It is licensed under an MIT-style permissive license.
It is available in an hg repository. You can get a checkout with:
$ hg clone http://bitbucket.org/ianb/scripttest/
This library helps you test command-line scripts. It runs a script and watches the output, looks for non-zero exit codes, output on stderr, and any files created, deleted, or modified.
To start you instantiate TestFileEnvironment, which is the context in which all your scripts are run. You give it a base directory (typically a scratch directory), or if you don’t it will guess call_module_dir/test-output/. Example:
>>> from scripttest import TestFileEnvironment >>> env = TestFileEnvironment('./test-output')
Everything in ./test-output will be deleted every test run. To make sure you don’t point at an important directory, the scratch directory must be created by ScriptTest (a hidden file is written by ScriptTest to confirm that it created the directory). If the directory already exists, you must delete it manually.
Then you run scripts with env.run(script, arg1, arg2, ...):
>>> print(env.run('echo', 'hey')) Script result: echo hey -- stdout: -------------------- hey <BLANKLINE>
There’s several keyword arguments you can use with env.run():
As you can see from the options, if the script indicates anything error-like it is, by default, turned into an exception. This of course includes a non-zero response code. Also any output on stderr also counts as an error (unless turned off with expect_stderr=True).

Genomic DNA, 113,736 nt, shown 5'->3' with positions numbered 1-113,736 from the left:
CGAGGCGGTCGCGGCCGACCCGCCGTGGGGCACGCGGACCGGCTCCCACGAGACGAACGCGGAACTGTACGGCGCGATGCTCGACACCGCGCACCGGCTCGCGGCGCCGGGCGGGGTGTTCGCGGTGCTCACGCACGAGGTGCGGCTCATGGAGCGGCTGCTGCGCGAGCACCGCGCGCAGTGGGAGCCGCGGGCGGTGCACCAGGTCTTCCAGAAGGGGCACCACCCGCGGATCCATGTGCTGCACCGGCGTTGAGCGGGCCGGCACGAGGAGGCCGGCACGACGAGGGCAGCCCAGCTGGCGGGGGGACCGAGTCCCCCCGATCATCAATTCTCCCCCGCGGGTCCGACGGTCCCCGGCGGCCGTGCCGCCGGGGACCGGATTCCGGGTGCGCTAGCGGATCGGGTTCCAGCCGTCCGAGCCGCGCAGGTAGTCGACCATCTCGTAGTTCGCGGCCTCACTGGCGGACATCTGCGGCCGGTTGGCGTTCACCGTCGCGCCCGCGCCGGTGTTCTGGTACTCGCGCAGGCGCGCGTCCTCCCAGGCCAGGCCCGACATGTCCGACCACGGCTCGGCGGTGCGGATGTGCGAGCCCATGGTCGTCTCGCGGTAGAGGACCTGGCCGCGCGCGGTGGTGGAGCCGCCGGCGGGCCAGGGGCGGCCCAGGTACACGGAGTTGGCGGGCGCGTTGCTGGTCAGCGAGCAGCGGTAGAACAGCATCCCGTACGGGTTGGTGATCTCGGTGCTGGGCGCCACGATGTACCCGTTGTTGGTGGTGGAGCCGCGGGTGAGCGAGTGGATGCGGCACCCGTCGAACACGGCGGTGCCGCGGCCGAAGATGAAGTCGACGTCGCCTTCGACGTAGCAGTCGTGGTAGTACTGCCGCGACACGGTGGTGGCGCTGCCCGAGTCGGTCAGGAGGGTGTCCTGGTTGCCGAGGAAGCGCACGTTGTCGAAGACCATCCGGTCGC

The object you get back from a run represents what happened during the script. It has a useful str() (as you can see in the previous example) that shows a summary and can be useful in a doctest. It also has several useful attributes:
Of course by default stderr must be empty, and returncode must be zero, since anything else would be considered an error.
Of particular interest are the dictionaries files_created, etc. These show just what files were handled by the script. Each dictionary points to another helper object for inspecting the files (.files_deleted contains the files as they existed before the script ran).
Each file or directory object has useful attributes:
You may use the in operator with the file objects (tested against the contents of the file), and the .mustcontain() method, where file.mustcontain('a', 'b') means assert 'a' in file; assert 'b' in file.